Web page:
• Advocate for yourself: Tell your recruiter and tell the employer what you need or want. Be willing to listen and negotiate. Remember you are interviewing the company just as much as the company is interviewing you.
  • Do the math: Cost-of-living can be hard to grasp. Relocating from a high-tax market to a low-tax market can make the offer seem too low. We can help you work through the math to show how much more money will be in your pocket, even if the amount on the check is lower than you expected.
  • Be reasonable: Consider the big picture. Your offer isn’t just pay; it’s benefits, training, car or car allowance, perks, hours, territory, flexibility, commute, etc. If you have a concern, bring it up.

PRO TIP: Good news! Your skills are in demand, but there is always a limit to what employers can offer. Think beyond compensation and consider location, opportunities to enhance your skills, work-life balance and other perks when you consider an offer.

What’s the best advice you can give industry employers in this job market?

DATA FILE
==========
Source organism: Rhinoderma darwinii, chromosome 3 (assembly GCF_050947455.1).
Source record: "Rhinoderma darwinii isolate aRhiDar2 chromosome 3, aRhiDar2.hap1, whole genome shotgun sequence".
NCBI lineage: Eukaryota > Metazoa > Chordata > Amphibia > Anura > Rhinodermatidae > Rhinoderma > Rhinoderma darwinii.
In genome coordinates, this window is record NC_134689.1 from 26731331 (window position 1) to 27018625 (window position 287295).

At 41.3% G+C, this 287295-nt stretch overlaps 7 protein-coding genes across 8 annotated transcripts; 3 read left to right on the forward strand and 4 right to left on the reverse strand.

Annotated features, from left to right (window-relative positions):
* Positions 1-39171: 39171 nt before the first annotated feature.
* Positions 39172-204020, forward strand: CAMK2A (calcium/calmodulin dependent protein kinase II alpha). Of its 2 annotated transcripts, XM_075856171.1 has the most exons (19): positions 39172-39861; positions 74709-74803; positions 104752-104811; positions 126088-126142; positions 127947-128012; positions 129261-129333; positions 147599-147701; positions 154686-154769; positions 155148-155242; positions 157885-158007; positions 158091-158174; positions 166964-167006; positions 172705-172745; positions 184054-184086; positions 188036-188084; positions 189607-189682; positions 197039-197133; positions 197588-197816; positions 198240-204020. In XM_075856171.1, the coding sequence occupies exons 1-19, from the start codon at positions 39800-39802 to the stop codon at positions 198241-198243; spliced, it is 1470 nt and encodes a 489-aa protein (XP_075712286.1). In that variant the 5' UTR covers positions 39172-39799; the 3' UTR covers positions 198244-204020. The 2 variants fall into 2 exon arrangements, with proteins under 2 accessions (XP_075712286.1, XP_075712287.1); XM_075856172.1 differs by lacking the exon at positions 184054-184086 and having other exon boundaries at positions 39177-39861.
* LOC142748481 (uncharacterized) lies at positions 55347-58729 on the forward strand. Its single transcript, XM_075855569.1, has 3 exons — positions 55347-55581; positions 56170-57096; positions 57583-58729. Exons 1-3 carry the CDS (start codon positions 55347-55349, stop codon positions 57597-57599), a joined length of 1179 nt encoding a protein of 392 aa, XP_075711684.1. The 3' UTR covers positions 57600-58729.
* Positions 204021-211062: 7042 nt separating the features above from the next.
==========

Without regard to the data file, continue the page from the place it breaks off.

• Be reasonable: Competition for qualified candidates is fierce. Your offer should be realistic in this competitive market, and don’t forget to ensure work-life balance.
  • Time kills deals: Don’t leave candidates cooling their heels or they’ll go somewhere else or decide they’re not ready to leave at all. You will be much more successful if you keep in touch with candidates. Communicate hiccups in the process, such as a slow background check, and do your best to speed the hiring process.
  • Keep up the pace: Don’t get complacent. Even with a signed offer letter, you can’t leave candidates in the wind. Especially if you have a gap between the offer and their first day – if you disappear on them, you risk having the deal fall apart.
  • Listen to the recruiter: You may make a few hires a year, but we help close deals every week. We have seen what works and what causes offers to fall apart. We can help with every stage of your hiring process and help you identify ways to improve that process.
  • Consider an older employee: Some retired people who left employment to live off their investments are considering “unretiring” because of inflation. These candidates have skills and knowledge that will benefit your company. Be open to talking with these industry pros and bringing them aboard. Remember, experience matters.

PRO TIP: Yes, you have a lot on your plate, but keeping a candidate engaged and excited about joining your company should be your top priority. You are the product, so sell the job and the company to candidates. Communicate clearly and keep your appointments. Anything less will work against you.